BLOG| Re-thinking with Peace in South Sudan

Mar 23, 2016

Children dance at the Nile river bank

The conflict that erupted in December 2013 in South Sudan resulted in loss of lives and properties. This deprived South Sudanese from realising their livelihood and dreams of an independent Country and reversed the gains that were made since the signing of the comprehensive peace agreement in 2005.

Many of you perhaps might have heard through media reports or know about the Peace Agreement signed last year in August 2015  on Resolution of the Conflict in Republic of South Sudan ( ARCRSS).  The guns are relatively silent lately but in most part of the country insecurity and incidences of violence robbery and killings persist throughout urban centres, especially in the capital Juba. This phenomenon is a reaction to the economic hardship, including, austerity environment and more recently devaluation of the South Sudan currency.  The South Sudan Gross Domestic Products (GDPs) was envisioned to reduced by -7.5 % in 2015 according to Africa economic outlook report published in 2015. The continued global decline of oil price in global market contributed and cast a shadow on the economic outlook of South Sudan since the country is oil dependant.

The Peace agreement has offered people of South Sudan another opportunity to address the root causes of the conflict, which last for more than 20 months and return to a sustainable development trail.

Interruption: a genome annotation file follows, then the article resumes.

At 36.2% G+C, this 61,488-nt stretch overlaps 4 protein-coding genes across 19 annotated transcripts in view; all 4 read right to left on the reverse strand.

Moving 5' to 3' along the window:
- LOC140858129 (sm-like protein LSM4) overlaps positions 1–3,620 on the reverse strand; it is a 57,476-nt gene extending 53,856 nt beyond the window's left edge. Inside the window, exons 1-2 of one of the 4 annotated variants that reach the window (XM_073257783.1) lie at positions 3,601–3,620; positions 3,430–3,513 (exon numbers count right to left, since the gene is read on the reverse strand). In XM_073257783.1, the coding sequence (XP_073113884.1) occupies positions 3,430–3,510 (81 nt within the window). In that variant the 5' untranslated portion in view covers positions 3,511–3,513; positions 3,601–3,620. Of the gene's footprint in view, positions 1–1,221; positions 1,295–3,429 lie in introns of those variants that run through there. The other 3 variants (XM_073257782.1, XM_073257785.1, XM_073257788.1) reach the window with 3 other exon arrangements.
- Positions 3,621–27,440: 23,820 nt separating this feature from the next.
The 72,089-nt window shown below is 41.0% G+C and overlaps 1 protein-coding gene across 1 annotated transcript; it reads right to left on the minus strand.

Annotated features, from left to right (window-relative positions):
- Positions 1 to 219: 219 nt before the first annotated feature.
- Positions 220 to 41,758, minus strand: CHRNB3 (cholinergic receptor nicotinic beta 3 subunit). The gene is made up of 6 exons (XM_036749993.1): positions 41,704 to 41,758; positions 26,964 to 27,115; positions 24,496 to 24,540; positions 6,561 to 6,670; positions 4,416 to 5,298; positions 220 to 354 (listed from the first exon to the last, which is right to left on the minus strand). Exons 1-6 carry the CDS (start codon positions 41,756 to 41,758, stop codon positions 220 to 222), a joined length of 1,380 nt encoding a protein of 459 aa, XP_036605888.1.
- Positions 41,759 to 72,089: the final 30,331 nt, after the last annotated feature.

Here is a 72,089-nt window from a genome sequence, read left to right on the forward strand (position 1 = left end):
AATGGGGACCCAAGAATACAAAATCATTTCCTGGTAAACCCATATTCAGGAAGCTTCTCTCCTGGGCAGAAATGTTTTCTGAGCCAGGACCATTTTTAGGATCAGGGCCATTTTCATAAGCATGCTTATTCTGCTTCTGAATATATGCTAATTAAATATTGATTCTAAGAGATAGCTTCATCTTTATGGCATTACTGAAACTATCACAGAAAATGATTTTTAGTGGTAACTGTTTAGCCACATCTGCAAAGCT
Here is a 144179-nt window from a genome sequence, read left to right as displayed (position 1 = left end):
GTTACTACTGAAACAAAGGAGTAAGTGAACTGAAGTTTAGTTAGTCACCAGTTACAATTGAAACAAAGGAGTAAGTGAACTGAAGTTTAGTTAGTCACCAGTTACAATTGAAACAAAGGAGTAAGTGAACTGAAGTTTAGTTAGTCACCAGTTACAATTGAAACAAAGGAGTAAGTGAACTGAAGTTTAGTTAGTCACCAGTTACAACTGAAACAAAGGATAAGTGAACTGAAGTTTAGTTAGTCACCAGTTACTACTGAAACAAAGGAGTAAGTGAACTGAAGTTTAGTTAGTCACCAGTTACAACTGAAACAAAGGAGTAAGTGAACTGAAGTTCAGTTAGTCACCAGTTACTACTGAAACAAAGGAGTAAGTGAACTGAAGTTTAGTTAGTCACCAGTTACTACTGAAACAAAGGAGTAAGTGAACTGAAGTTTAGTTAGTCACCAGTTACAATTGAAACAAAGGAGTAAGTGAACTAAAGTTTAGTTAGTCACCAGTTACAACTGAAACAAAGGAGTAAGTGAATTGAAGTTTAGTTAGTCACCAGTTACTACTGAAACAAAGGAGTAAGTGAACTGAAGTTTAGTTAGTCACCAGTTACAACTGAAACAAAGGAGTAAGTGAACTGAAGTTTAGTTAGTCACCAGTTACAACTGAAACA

What can we do different?   

International Community has adopted new global development agenda (17 SDGs targets) as a roadmap to end extreme poverty, inequality and tackle climate changes by 2030. The commitment not to leave any Country behind along the new development path sounds promising and encouraging. Engaging with the top leadership, donors and people of South Sudan in this development path for lasting peace and security is paramount. It’s absolutely essential not to look for odds in the past but refocus our energy and resources for the better future .Adapting new and innovative approach to achieved SDGs in South Sudan is crucial. The first ever National Human Development Report (NHDR) for South Sudan re-emphasised the need to invest considerably in economic and social infrastructure, with specific focus on education, health and capacity building and a more favourable policy environment to improve human development and reduced poverty levels.

If investing in capacity building sector doesn’t change people’s attitude towards developments – then, it’s high time that, we invest in infrastructures developments to change people’s attitude in quest to strengthened institutions’’. The South-South cooperation framework can be mainstreamed into this approach to leverage developments initiatives with aim to strengthened institutions and build resilience.  

Dominic K. Aurelio is Programme Associate at United Nation Development Programme in  South Sudan






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